This is one of the finest hour and a half periods I have ever spent watching a screen. After a rather pedestrian beginning last week, I thought that perhaps the madness that was Sherlock may have been derailed. Benedict Cumberbatch is everywhere these days. He has become one of our premier actors. So in my mind I thought perhaps he had to phone this one in. Just the opposite. With Watson grieving and being pulled every which way, Sherlock begins the process of facing off against a criminal named Culverton, who is probably as vicious and ugly as any of the villains I've seen. He sells things, he basically owns a hospital where the employees are terrified of him, and he is seen as a great humanitarian. Somewhere along the line, Holmes realizes that the man is a serial killer. It makes the newspapers and instead of being indignant, Culverton invites Sherlock and Watson to visit the children at the hospital. What transpires is one of the wittiest, most delicately constructed plots I have ever encountered. Every twist and turn is done with care and precision. I can't give away too much, but there is a bonus as well. We are left with something unexpected to propel us into the third episode. Perhaps the best thing on television.
Most of the people were pretty much disappointed by last week's episode and were convinced that 2nd season was the last good season of the show. No promise of goodness was shown in the last episode and it presented itself as wastage of time as they only have 3 episodes per season. But after this episode, it seems that the previous episode was just a clever move to tease the audience as the writers knew that they'd be able to more than make up for it. This epitomizes the Sherlock we all love and wait for. CGI was incredible: the slow motion shots were well placed to represent the scenario appropriately. It was fun to see Sherlock as Quicksilver(I have a feeling that John Smith was somewhere involved in all this). Really, a fabulous use of technology. The acting also was unparalleled. Everybody expects a few deductions here and there, but this episode showed the emotional connect between John and Sherlock. Toby Jones did a good job being despicable. Desperately waiting for the last episode, more because of its name.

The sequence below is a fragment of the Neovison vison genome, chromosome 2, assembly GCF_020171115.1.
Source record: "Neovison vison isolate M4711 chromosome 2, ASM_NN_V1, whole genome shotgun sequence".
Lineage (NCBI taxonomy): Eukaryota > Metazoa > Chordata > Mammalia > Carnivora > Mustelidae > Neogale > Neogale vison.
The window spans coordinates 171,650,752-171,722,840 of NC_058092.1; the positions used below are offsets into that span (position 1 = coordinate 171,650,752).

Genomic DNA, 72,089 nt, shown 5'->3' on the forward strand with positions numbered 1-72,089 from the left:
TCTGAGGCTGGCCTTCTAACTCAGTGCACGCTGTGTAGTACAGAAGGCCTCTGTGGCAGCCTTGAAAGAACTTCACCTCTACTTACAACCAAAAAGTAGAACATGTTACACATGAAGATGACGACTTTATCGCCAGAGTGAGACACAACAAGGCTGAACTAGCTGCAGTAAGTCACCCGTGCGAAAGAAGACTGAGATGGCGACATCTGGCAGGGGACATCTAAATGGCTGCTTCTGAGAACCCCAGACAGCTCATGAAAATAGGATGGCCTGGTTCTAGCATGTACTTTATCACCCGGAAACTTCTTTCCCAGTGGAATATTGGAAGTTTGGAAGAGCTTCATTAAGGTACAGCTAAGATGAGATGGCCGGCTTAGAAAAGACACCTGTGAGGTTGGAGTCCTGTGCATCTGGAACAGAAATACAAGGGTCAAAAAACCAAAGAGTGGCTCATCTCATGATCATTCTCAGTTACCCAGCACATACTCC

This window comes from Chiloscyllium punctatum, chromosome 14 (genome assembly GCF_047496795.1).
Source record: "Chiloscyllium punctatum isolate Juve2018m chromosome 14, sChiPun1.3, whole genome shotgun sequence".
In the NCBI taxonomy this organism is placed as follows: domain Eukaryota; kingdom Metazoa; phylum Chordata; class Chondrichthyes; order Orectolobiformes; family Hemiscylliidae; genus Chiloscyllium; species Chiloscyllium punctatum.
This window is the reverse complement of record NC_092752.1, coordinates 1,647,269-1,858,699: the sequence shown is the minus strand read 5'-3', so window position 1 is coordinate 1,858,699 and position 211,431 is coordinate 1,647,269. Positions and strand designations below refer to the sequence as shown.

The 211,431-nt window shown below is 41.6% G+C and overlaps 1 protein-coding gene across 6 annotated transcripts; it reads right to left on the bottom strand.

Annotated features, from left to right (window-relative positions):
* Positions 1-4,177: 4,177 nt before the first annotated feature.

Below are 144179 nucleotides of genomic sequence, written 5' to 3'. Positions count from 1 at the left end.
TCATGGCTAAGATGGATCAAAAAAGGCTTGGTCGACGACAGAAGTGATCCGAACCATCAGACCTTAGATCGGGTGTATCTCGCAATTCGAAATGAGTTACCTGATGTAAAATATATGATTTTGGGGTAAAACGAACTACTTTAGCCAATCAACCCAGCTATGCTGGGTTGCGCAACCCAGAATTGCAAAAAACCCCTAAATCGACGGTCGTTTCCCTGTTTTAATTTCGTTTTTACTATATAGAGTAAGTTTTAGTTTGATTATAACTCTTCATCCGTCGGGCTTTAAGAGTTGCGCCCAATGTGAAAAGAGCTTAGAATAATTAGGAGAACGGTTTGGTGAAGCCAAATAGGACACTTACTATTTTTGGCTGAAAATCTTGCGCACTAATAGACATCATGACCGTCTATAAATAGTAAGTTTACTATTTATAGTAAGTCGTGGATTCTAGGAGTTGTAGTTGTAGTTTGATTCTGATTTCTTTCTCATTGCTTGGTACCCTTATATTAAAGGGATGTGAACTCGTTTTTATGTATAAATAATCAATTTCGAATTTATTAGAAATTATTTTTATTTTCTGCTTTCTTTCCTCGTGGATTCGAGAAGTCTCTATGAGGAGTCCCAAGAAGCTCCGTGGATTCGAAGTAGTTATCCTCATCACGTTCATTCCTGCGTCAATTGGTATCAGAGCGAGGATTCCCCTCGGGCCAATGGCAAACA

Well, let's all admit that waiting for more than two years and being
greeted by an episode like the six thatchers, wasn't fair. Well, if you
are like me, you probably had your expectations high too.
Unfortunately, thinking like that, will always leave you disappointed
after each episode.
This episode was brilliant. Stepping up from the previous episode, THE LYING DETECTIVE featured the most famous fictional detective of all time. Sherlock is back with his quick deductions and doesn't fail to entertain you. Just like in the novels, he misses some points which we come to know about in the end, which makes the first Episode (Season 4) even better.
I love how the episodes are linked, and to those people who had questions in the first episode, I'm sure they would be answered till now. However, the mystery still prevails over Moriarty, which I think would be an integral part of the third episode. Considering, this season would be the last one(Which I gather from the rumors), we might expect a thrilling and fulfilling third episode.
*** This review may contain spoilers ***
Well if any viewers of Sherlock don't suffer whiplash going from last
week's episode into tonight's then I'd like to speak to them
personally. I try to maintain a level of professionalism and
sophistication on this blog, but can you allow me just this one?
Please? Okay. YES SHERLOCK. THAT IS HOW YOU DO IT. Okay I'm done. I
just... I needed that. Sherlock used to be such a great show and over
the last few years it's deteriorated badly. To see it recapture even a
hint of its former glory would be satisfying, but to watch as it
basically evolves back into the show it once was? That felt good. "The
Lying Detective" isn't perfect, and we'll get the gripes out of the way
first, but to have an episode this tense and playful and unpredictable
and have it not sacrifice any important character work is damn
exciting. Steven Moffat doesn't always get it right, but when he does,
he makes something special. "The Lying Detective" has a few too many
wobbles to sit among his greatest work, but it's by a wide margin the
show's strongest episode since "The Reichenbach Fall".